mbmbmbmbmb
Ninurta wrote:

... and it seems Ninurta deleted.

1 
 Thumb up
 tip
 Hide
  • [+] Dice rolls
Russ Williams
Poland
Wrocław
Dolny Śląsk
flag msg tools
designer
badge
Avatar
mbmbmbmbmb
TVis wrote:
Ninurta wrote:
... and it seems Ninurta deleted.

...their comments in this thread, but not their account:
N/A
 
 Thumb up
 tip
 Hide
  • [+] Dice rolls
Robert Bracey
United Kingdom
London
flag msg tools
russ wrote:

OK; it seems your notion of "theme" is much broader than what boardgamers usually mean by the word, as far as I've observed. I doubt most boardgamers would say GIPF has a theme. (And indeed it's common to read comments like "I don't like themeless games" etc...)


I think you are deliberately mis-representing what you have seen, perhaps even to yourself to a degree. You know perfectly well that how a word is used within a diverse group tells you very little about how even people within that group would define it.

Some gamers would indeed define 'theme' as what the game is 'about' in some sense, ie what is it the game tries to simulate. But when asked how well they think Tutankhamun simulates archaeology, or that Patchwork simulates quilting, or that Hey that's my Fish simulates the feeding habits of flightless birds, they would be reluctant to say that those games have no theme.

Some gamers would define 'theme' as the bit that goes on top in contrast to the mechanics. And I think most faced with the clear difficulties in the theme = about definition would fall back on this idea.

Yes Squad Leader 'simulates' WWII combat and is 'themed' WWII but you could easily change the theme (to say Space Combat), but most gamers would suggest that the underlying structures of WWII are still present - 'theme' is easy to change, what something 'simulates' is not, because the second is structural.

The problem with your self-contradictory definition (in which you equate what a game simulates with its theme), which exists only so you can claim the abstract themes of certain games are not 'theme', is that it means you would have to claim Hey that's my Fish and Tiny Space Empires have the same theme - because they are identical games (or very close to being) with the exception that one has penguin counters and pictures of fish and the other has space ship counters and pictures of star systems.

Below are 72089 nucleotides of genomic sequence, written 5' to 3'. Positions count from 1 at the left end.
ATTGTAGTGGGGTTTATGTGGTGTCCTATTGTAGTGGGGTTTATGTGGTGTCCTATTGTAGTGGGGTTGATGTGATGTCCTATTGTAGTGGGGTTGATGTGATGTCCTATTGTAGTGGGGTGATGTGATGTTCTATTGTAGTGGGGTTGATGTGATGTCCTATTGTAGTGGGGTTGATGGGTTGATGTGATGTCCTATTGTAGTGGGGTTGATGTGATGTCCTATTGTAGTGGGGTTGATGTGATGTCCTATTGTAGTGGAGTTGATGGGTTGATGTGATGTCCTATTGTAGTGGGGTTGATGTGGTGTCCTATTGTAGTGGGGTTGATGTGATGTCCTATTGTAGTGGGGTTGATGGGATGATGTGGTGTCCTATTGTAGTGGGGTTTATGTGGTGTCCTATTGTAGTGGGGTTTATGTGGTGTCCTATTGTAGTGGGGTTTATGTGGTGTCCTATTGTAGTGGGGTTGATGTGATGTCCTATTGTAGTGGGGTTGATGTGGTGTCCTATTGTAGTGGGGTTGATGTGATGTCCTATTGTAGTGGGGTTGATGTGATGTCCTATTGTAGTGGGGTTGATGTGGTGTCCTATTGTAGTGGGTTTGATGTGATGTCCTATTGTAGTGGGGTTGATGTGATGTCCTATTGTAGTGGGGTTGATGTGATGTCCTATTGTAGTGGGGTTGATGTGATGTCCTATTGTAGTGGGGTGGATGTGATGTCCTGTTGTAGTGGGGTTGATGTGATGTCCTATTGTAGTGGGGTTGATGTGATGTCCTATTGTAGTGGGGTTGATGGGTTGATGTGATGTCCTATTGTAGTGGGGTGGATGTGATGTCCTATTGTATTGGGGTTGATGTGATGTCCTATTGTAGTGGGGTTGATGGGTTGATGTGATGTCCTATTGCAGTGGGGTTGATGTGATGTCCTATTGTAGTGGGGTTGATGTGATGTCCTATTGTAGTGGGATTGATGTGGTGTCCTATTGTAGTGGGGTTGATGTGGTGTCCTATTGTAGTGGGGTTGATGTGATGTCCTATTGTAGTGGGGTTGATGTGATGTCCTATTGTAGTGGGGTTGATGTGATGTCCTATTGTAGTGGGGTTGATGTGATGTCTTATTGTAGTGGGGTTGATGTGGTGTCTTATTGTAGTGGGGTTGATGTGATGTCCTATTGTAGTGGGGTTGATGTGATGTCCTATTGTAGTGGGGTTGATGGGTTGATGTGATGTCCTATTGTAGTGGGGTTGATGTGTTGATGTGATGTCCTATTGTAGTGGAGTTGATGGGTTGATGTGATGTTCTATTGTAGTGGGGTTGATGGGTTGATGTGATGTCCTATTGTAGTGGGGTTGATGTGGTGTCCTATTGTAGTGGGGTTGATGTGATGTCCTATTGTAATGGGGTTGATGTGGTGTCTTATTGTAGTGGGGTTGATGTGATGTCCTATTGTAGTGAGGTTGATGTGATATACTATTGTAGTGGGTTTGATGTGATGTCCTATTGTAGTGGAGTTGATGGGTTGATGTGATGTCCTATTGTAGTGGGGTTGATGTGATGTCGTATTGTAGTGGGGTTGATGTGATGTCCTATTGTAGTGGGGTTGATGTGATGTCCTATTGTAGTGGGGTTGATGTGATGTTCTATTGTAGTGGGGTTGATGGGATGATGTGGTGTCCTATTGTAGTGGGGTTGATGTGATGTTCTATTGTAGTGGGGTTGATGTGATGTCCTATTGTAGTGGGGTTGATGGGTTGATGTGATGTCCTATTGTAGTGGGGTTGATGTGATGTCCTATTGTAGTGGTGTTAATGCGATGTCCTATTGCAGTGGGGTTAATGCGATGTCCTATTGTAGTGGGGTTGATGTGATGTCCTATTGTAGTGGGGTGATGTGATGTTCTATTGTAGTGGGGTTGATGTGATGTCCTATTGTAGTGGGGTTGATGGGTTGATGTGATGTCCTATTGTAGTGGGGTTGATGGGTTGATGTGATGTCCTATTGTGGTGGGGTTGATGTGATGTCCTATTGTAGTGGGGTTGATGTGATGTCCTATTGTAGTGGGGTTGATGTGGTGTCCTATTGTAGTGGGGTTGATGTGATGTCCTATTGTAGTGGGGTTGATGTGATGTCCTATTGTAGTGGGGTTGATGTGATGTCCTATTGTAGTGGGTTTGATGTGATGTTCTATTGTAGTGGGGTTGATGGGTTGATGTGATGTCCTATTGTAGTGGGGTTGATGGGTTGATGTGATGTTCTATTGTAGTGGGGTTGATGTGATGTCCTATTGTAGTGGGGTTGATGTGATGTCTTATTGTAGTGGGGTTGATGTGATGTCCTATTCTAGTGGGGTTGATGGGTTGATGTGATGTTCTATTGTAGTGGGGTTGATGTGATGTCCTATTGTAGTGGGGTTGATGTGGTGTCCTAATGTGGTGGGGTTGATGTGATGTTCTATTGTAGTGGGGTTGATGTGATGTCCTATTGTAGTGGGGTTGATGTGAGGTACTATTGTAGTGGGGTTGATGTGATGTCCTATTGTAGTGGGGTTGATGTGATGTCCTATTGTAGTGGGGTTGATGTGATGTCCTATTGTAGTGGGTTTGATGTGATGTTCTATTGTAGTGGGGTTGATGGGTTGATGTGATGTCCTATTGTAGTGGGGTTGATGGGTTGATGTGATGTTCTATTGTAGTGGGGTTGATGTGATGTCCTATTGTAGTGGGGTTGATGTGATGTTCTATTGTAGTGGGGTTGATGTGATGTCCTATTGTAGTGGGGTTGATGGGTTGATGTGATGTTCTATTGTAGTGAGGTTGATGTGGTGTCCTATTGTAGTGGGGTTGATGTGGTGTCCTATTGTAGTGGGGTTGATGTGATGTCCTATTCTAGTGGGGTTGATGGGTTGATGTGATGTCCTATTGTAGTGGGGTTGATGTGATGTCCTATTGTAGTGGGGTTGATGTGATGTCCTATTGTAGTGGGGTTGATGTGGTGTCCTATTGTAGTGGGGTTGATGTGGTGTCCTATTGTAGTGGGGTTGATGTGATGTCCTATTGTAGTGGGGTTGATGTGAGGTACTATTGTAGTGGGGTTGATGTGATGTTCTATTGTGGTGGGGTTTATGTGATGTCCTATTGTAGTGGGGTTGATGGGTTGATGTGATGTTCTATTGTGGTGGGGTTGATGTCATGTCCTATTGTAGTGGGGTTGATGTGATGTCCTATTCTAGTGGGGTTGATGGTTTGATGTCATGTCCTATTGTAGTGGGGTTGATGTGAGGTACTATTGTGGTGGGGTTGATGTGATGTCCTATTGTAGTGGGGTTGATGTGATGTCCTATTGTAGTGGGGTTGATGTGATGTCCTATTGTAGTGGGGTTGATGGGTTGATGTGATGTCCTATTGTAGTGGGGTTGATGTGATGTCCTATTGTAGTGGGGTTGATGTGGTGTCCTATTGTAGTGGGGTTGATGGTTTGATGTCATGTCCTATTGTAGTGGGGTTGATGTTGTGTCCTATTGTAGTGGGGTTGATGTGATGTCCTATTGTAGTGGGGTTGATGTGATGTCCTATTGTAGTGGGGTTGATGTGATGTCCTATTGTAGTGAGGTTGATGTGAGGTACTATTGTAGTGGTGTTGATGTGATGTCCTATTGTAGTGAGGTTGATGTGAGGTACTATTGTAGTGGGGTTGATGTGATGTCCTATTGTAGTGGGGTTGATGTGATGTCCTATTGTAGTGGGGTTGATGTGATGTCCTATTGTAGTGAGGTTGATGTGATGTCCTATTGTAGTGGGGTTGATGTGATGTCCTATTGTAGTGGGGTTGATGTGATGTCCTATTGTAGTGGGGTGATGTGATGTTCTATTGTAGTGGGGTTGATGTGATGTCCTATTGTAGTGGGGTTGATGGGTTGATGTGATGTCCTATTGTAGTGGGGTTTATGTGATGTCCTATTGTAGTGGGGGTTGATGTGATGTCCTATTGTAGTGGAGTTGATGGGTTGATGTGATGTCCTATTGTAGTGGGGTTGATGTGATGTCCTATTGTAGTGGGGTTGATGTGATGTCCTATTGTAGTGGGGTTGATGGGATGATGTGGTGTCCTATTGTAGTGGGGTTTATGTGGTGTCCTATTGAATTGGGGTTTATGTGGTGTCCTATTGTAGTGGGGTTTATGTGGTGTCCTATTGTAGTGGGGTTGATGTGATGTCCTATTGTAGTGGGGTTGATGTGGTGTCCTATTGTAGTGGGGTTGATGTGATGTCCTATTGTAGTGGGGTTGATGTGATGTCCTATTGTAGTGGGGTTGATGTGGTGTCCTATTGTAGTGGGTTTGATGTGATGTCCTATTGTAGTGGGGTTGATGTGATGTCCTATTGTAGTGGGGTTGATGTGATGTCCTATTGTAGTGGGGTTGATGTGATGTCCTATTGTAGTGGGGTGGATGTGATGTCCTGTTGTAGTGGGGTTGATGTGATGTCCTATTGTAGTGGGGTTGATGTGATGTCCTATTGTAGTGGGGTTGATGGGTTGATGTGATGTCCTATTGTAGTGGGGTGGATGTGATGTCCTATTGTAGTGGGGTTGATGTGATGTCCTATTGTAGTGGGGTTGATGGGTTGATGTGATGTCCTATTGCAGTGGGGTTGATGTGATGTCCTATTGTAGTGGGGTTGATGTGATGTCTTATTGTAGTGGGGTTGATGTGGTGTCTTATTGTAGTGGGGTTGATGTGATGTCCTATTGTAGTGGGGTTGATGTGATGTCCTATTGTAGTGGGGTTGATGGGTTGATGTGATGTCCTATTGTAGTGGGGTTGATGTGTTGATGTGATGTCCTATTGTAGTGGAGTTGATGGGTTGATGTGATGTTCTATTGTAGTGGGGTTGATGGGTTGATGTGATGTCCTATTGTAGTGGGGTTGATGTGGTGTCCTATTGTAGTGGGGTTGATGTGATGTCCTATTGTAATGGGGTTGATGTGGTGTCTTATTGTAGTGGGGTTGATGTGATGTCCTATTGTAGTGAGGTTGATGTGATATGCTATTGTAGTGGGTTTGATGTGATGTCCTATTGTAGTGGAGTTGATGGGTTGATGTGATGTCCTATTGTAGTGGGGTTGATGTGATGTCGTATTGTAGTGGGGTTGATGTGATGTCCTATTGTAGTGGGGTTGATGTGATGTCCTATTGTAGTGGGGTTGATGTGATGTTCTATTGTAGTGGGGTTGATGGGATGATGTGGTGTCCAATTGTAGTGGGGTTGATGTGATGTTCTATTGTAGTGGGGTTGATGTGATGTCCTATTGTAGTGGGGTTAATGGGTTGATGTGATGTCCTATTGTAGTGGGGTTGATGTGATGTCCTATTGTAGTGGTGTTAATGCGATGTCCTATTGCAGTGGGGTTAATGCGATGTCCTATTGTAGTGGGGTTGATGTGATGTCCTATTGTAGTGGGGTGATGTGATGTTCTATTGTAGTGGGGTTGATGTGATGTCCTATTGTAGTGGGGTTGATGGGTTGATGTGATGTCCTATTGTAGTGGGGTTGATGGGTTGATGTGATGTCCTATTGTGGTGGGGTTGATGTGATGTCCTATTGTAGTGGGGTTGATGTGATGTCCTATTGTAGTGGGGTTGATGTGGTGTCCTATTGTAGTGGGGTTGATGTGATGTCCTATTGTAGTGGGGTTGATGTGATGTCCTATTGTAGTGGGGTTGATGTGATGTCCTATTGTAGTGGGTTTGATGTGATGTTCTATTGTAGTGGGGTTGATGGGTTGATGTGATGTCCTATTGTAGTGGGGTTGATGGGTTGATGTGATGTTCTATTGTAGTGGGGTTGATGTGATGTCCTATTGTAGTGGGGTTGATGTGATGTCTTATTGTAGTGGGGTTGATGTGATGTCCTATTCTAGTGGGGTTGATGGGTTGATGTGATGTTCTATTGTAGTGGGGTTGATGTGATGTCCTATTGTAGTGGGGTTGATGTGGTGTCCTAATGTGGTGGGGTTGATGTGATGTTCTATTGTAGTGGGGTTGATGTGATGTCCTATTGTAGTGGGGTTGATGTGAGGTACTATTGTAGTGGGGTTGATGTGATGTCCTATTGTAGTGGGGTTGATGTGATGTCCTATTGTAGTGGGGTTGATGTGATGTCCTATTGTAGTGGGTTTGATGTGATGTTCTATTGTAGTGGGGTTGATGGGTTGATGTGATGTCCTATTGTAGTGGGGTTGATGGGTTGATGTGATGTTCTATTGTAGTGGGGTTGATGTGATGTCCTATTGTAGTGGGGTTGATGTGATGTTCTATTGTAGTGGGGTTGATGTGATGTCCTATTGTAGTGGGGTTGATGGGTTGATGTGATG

Theme as used in practice, by almost all gamers, is primarily a matter of art and backstory. Sometimes it shades a little in common use, because most gamers are unable to see that positional games can be identical with set collecting ones, or that point to point movement is identical to area movement.

But most gamers do in fact react to, describe, and act as if 'theme' is purely aesthetic. Your claim that they would all agree ASL is WWII themed if you replaced all of the maps with rebel bases and all the counters with named Star Wars characters is nonsensical - obviously the vast majority of gamers would say the game had been re-themed as a Star Wars game, if they even recognised the change at all.

While I will grant that as themes become more abstract players tend to notice them less, often eliding the abstraction of the theme with the absence of the theme, they would rarely when questioned give definitions consistent with that. Just as when themes are given particular versimilitude players often conflate theme with simulation, though again they would rarely give definitions consistent with that.